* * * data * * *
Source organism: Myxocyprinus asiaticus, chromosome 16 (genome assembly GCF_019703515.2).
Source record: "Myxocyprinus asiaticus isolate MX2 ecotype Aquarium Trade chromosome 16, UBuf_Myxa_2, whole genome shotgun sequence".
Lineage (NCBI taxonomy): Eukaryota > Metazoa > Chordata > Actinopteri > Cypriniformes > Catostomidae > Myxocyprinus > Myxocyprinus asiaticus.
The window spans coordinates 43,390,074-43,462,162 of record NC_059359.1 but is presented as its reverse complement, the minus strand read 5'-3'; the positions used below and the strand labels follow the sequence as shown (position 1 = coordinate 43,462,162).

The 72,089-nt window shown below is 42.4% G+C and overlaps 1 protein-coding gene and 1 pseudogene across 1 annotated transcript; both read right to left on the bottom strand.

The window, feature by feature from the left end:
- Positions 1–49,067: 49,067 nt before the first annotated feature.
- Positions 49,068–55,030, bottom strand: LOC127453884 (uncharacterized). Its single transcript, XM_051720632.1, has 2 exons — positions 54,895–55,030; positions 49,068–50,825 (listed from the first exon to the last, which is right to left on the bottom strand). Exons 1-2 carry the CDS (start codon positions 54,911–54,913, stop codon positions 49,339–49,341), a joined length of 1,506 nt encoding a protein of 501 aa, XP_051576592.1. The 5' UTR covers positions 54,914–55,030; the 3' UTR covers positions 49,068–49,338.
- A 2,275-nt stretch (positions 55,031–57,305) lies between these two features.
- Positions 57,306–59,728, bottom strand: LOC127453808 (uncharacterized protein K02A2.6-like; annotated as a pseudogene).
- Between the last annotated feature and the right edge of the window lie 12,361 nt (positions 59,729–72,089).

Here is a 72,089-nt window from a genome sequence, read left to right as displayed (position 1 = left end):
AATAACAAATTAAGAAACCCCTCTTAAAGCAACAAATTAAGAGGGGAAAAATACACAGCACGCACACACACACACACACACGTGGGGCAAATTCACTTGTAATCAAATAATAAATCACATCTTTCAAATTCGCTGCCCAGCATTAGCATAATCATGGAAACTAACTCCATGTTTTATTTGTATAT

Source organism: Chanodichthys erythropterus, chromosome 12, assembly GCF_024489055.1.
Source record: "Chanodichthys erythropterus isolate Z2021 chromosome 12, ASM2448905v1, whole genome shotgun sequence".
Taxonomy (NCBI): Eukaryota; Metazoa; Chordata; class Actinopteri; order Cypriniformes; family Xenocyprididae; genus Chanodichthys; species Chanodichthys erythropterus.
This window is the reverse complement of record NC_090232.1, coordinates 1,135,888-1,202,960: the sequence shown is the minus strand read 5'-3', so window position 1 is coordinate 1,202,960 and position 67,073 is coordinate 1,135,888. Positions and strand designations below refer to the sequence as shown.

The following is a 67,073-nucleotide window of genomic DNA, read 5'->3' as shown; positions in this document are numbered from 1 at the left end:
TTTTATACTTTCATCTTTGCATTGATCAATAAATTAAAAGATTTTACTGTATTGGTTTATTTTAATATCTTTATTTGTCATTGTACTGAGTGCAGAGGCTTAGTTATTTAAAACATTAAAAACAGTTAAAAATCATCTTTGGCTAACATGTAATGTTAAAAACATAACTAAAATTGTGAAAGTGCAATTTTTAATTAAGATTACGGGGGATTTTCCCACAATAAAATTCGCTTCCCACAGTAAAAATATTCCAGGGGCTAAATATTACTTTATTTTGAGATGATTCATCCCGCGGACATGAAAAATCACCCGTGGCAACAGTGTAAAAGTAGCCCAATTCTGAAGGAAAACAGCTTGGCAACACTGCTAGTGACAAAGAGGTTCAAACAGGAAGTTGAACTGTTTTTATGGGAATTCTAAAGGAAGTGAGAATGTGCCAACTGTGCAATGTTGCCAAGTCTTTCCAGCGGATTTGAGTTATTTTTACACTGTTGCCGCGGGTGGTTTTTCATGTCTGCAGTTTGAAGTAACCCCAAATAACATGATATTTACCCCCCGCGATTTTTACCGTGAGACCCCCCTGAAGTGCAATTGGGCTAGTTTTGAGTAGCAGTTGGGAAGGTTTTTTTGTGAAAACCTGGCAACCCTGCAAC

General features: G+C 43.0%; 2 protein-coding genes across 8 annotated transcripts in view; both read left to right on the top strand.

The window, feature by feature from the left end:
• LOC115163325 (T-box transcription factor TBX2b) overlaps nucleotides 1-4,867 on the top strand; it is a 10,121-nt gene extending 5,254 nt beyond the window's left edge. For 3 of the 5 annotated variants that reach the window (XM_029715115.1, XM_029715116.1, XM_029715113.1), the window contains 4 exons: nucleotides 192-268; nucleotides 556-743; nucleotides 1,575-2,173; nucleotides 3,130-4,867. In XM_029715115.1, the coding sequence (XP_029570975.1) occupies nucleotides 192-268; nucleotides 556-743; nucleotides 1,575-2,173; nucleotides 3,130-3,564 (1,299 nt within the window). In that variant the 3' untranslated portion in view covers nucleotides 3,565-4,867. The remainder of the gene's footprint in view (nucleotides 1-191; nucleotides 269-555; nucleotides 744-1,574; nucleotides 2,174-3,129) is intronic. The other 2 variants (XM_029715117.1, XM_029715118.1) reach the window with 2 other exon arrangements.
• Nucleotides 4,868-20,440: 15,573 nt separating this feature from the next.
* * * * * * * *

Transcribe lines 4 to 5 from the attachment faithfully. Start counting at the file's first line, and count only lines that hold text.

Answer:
The window spans coordinates 43,390,074-43,462,162 of record NC_059359.1 but is presented as its reverse complement, the minus strand read 5'-3'; the positions used below and the strand labels follow the sequence as shown (position 1 = coordinate 43,462,162).

The 72,089-nt window shown below is 42.4% G+C and overlaps 1 protein-coding gene and 1 pseudogene across 1 annotated transcript; both read right to left on the bottom strand.